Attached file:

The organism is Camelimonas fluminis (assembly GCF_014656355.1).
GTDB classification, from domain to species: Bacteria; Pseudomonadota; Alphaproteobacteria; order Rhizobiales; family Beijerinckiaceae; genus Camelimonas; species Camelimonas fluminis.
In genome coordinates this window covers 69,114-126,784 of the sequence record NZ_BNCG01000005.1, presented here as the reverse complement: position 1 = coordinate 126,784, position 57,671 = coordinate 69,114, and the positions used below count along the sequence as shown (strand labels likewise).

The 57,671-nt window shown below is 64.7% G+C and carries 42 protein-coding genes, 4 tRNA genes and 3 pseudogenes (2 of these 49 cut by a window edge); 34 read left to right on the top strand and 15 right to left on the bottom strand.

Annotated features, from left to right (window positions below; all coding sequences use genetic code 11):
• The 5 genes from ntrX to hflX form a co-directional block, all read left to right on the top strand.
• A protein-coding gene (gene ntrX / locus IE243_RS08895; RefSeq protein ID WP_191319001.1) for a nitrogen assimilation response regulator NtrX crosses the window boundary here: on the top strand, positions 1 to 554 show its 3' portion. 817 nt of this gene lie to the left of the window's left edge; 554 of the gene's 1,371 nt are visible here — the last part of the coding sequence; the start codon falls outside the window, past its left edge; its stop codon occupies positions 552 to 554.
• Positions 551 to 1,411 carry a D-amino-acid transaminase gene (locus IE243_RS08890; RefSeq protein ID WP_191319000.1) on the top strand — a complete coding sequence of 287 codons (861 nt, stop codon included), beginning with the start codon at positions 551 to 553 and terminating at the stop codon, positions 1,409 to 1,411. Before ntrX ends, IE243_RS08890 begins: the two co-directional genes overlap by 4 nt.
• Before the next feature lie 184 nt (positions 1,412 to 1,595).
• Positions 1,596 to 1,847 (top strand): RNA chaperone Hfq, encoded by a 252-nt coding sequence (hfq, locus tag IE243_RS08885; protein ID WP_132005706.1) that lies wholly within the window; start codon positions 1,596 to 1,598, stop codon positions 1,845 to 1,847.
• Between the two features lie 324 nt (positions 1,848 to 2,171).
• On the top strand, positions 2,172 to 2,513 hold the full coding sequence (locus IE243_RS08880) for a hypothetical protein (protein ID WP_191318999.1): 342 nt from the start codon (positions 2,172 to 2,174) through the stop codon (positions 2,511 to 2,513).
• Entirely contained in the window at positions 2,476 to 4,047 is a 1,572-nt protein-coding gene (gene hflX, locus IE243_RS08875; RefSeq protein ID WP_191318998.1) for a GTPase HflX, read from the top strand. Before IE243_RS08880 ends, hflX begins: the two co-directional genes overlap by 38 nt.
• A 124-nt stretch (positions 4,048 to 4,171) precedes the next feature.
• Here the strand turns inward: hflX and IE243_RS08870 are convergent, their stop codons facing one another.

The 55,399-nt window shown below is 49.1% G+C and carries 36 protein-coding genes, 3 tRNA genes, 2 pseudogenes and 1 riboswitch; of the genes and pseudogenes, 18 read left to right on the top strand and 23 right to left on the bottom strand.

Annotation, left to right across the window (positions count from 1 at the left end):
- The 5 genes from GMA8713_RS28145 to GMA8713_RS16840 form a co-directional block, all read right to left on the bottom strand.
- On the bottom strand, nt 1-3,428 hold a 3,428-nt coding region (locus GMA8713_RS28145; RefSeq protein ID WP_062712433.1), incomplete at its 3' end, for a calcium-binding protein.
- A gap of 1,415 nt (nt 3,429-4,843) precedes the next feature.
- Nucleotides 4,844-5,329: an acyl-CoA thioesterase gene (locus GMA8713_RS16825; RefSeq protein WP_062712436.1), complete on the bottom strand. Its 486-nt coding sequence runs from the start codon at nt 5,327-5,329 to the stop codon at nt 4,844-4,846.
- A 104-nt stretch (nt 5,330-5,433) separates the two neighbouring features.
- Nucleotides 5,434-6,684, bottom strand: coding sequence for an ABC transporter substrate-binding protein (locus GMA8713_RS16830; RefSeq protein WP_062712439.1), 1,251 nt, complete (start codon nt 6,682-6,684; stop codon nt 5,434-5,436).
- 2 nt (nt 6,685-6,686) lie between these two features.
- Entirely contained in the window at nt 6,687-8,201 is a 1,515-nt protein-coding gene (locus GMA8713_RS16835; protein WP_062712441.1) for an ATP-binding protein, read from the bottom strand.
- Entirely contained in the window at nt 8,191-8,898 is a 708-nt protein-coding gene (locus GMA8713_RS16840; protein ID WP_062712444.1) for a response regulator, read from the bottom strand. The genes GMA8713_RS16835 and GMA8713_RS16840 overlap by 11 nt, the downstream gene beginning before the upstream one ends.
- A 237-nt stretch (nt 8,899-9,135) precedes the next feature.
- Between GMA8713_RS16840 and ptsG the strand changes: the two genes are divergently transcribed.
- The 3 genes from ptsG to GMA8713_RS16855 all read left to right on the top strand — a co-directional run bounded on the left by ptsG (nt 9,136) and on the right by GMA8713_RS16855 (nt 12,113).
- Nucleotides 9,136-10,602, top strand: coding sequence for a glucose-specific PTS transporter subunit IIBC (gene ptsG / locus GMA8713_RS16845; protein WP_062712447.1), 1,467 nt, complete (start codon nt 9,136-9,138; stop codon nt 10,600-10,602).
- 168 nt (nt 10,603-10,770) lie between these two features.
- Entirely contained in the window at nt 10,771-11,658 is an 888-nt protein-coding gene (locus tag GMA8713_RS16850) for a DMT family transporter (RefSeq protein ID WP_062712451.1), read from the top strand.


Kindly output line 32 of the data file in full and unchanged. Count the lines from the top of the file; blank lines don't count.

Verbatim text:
- Entirely contained in the window at nt 10,771-11,658 is an 888-nt protein-coding gene (locus tag GMA8713_RS16850) for a DMT family transporter (RefSeq protein ID WP_062712451.1), read from the top strand.